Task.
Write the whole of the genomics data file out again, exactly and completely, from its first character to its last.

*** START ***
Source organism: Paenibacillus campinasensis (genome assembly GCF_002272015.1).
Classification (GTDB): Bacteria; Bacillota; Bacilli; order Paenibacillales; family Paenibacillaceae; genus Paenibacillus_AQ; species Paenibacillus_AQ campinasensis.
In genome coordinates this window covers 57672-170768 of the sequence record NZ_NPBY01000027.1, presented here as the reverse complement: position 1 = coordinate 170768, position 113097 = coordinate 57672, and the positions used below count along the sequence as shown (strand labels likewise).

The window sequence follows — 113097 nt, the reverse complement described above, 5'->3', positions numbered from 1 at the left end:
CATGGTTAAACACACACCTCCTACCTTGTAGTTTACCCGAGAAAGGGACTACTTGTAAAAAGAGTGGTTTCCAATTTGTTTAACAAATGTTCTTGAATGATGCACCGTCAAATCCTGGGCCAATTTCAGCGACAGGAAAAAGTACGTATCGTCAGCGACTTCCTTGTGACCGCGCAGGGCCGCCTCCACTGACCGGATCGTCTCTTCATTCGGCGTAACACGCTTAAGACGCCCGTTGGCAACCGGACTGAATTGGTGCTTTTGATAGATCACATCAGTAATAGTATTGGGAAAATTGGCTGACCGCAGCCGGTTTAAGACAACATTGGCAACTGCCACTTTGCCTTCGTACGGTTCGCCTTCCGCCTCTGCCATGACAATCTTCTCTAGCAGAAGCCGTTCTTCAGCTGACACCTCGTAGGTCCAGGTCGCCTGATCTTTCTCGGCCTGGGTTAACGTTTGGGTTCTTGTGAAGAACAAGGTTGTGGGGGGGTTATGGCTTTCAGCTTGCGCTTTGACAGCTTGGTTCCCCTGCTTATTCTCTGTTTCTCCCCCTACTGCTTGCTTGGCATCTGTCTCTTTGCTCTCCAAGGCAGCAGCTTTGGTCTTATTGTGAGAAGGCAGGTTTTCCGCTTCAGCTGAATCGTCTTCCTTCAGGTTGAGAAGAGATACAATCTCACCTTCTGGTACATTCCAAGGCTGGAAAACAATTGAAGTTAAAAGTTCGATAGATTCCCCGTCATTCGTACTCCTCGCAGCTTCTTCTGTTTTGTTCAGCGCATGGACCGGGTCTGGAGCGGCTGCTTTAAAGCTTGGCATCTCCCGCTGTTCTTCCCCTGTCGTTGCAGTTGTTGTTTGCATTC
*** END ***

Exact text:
Source organism: Paenibacillus campinasensis (genome assembly GCF_002272015.1).
Classification (GTDB): Bacteria; Bacillota; Bacilli; order Paenibacillales; family Paenibacillaceae; genus Paenibacillus_AQ; species Paenibacillus_AQ campinasensis.
In genome coordinates this window covers 57672-170768 of the sequence record NZ_NPBY01000027.1, presented here as the reverse complement: position 1 = coordinate 170768, position 113097 = coordinate 57672, and the positions used below count along the sequence as shown (strand labels likewise).

The window sequence follows — 113097 nt, the reverse complement described above, 5'->3', positions numbered from 1 at the left end:
CATGGTTAAACACACACCTCCTACCTTGTAGTTTACCCGAGAAAGGGACTACTTGTAAAAAGAGTGGTTTCCAATTTGTTTAACAAATGTTCTTGAATGATGCACCGTCAAATCCTGGGCCAATTTCAGCGACAGGAAAAAGTACGTATCGTCAGCGACTTCCTTGTGACCGCGCAGGGCCGCCTCCACTGACCGGATCGTCTCTTCATTCGGCGTAACACGCTTAAGACGCCCGTTGGCAACCGGACTGAATTGGTGCTTTTGATAGATCACATCAGTAATAGTATTGGGAAAATTGGCTGACCGCAGCCGGTTTAAGACAACATTGGCAACTGCCACTTTGCCTTCGTACGGTTCGCCTTCCGCCTCTGCCATGACAATCTTCTCTAGCAGAAGCCGTTCTTCAGCTGACACCTCGTAGGTCCAGGTCGCCTGATCTTTCTCGGCCTGGGTTAACGTTTGGGTTCTTGTGAAGAACAAGGTTGTGGGGGGGTTATGGCTTTCAGCTTGCGCTTTGACAGCTTGGTTCCCCTGCTTATTCTCTGTTTCTCCCCCTACTGCTTGCTTGGCATCTGTCTCTTTGCTCTCCAAGGCAGCAGCTTTGGTCTTATTGTGAGAAGGCAGGTTTTCCGCTTCAGCTGAATCGTCTTCCTTCAGGTTGAGAAGAGATACAATCTCACCTTCTGGTACATTCCAAGGCTGGAAAACAATTGAAGTTAAAAGTTCGATAGATTCCCCGTCATTCGTACTCCTCGCAGCTTCTTCTGTTTTGTTCAGCGCATGGACCGGGTCTGGAGCGGCTGCTTTAAAGCTTGGCATCTCCCGCTGTTCTTCCCCTGTCGTTGCAGTTGTTGTTTGCATTC